were never returned to the Wright brothers. The engine on the original Flyer in the Smithsonian
Air & Space Museum was
built in 1916, pieced together from the remaining original parts and
many new ones -- including a new crankshaft and flywheel.
Alexander Graham Bell (lower center) displayed his tetrahedral kites
in an adjacent room in the Armory. (Bell would eventually see his
associate John McCurdy fly a tetrahedral wing aircraft is 1912.)
Overhead is the gondola and engine from Alberto Santos-Dumont's
Airship No. 9.
The cover of the January 27, 1906 edition of Scientific American
showed a huge crane designed to construct a warship.
Side and End Views of Prof. Bell's Tetrahedral Kite, Which, When
It is Released in Mid-Air, Descends in a Series of Curves, and
Sometimes Describes a Complete Circle Like a Soaring Bird.
This photograph shows the rear of the kite, which is made up of
tetrahedral cell constructed of spruce sticks 4mm (0.157 inch) and
25 cm (9.843 inches) long, bound together with fine twine and
covered with red silk. The weight of a single cell is 9-1.2 grams or
1/3 of an ounce.
This view shows the tail tipped upward, which is accomplished
automatically by a pendulum in the bow when the kite makes a dive.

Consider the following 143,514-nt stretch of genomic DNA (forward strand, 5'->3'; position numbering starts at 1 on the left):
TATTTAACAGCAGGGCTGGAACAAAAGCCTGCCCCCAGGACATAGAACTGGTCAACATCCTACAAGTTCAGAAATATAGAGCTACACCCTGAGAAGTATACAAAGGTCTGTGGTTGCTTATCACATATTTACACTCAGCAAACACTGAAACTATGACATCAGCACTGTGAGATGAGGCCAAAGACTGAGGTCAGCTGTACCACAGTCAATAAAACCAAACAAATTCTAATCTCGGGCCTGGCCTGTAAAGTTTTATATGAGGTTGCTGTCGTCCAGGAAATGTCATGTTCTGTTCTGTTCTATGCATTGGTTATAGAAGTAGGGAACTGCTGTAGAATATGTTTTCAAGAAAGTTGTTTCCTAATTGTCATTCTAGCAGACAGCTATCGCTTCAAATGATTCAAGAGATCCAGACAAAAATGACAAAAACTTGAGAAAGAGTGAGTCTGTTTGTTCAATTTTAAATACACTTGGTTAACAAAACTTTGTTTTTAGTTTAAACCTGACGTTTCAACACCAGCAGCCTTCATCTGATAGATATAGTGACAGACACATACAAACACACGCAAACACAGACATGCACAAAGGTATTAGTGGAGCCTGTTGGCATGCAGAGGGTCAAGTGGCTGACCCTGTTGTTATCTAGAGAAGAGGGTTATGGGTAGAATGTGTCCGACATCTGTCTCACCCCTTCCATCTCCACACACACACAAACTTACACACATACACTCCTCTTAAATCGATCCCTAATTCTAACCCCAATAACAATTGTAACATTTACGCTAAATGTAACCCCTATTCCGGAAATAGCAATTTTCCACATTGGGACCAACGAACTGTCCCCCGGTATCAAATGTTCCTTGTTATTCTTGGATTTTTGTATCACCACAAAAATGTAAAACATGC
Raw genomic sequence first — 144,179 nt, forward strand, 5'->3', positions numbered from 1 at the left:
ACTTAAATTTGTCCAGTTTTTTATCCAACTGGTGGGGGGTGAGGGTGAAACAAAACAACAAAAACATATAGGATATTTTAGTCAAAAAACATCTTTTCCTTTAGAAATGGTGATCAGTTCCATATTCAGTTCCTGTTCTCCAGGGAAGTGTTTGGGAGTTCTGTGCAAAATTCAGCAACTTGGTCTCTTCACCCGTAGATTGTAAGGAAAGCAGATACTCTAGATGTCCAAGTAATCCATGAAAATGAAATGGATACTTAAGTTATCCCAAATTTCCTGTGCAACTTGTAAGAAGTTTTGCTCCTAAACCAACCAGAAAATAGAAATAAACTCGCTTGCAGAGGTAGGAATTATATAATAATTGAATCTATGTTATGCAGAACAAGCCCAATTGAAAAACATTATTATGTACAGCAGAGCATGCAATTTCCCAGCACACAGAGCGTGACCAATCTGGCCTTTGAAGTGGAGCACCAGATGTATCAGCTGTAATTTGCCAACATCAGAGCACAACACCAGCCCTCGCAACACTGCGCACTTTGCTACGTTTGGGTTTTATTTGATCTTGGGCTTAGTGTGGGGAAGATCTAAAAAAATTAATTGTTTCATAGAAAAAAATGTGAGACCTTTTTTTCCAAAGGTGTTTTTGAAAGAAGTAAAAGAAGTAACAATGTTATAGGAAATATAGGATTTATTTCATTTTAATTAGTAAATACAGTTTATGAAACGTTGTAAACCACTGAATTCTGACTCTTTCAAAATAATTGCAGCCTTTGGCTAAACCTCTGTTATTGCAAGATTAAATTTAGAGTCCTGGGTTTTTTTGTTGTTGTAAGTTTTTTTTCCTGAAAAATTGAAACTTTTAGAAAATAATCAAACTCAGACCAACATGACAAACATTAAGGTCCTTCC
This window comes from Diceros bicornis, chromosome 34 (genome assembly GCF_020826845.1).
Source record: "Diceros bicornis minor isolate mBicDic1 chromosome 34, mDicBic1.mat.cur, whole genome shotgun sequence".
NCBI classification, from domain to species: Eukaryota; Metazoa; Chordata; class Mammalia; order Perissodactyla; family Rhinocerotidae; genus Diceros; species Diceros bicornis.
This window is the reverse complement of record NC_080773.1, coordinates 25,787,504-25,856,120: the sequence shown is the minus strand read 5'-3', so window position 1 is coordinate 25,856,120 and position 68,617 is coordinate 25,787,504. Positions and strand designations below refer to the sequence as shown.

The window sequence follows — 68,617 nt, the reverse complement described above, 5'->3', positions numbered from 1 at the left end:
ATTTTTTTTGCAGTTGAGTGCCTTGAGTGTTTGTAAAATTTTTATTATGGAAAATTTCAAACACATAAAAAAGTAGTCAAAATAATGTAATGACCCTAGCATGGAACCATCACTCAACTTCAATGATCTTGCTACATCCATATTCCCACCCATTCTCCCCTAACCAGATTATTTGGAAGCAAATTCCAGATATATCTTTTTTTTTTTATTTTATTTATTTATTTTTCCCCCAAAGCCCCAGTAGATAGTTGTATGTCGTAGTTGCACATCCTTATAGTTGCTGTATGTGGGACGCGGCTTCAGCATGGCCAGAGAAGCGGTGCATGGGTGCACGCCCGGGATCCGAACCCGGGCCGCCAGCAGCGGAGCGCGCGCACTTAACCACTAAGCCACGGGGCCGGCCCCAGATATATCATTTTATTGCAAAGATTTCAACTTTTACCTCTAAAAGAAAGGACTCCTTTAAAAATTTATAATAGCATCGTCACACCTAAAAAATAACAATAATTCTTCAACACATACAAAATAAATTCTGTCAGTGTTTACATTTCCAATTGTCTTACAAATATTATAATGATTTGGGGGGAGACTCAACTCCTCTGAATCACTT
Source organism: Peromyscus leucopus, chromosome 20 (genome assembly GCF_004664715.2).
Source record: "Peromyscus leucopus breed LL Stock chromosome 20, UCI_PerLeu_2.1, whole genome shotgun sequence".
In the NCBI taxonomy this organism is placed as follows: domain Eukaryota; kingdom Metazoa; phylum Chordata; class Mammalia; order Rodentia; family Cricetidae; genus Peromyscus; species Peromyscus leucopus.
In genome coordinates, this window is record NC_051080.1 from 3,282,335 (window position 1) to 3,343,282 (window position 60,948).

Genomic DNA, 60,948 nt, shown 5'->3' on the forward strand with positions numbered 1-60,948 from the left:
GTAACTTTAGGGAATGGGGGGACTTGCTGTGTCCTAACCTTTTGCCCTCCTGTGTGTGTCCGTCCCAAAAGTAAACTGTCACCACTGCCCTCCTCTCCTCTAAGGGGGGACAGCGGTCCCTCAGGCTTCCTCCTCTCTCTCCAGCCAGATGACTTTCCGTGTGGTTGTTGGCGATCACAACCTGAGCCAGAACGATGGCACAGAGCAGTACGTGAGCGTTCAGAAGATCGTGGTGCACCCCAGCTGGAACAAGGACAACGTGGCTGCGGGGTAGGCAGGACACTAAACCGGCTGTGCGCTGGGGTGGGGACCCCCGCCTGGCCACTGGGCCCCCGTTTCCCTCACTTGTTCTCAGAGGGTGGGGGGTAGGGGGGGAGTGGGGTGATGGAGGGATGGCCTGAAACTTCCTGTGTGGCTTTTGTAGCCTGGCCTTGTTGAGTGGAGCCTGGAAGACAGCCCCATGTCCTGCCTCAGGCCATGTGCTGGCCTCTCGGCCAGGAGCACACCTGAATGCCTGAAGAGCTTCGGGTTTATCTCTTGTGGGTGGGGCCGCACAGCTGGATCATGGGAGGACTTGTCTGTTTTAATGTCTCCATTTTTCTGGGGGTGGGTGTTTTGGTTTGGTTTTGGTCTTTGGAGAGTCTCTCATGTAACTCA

Langley's Steam Aerodrome -- the First Power Driven Airplane to
The first successful flight of this machine was at Quantico,
Virginia on May 6, 1896. The rudder at the left of this picture
forms part of Lilienthal's gliding machine. In the right-hand corner
of the room is seen the Herring-Arnot two-surface aeroplane which
has been used successfully by Mr. Herring and the Wright brothers.
Herring Dome Kite of 1898
With this kite the center of pressure is almost constant with widely
varying angles of inclination. It's lifting power is also high.
Samples of Brown's Bi-Planes
This type of aeroplane consisting of two following surfaces was
invented about 1878. Langely's aerodrome was built on this plan. But
20 pounds per horsepower can be lifted with this type of machine,
where from 100 to 150 pounds per horsepower can be lifted with the
superposed plane type.
The Motor and Basket of Santos Dumon't's No. 9 Airship.
A blower is arranged to blow on the motor cylinders to cool them
properly. A large bicycle wheel acts as a flywheel and the shaft
carrying the propeller runs forward to the front of the framework.
The model two-surface aeroplane in the left-hand corner is a
motor-driven model which is said to have made numerous successful
One of the Original Lilienthal Gliding Machines with Which He
Made Hundreds of Successful Flights
This machine has a rudder which is shown in the view of Langley's
aerodrome. Lilienthal succeeded in steering in a sharp curve to
right or left with this machine.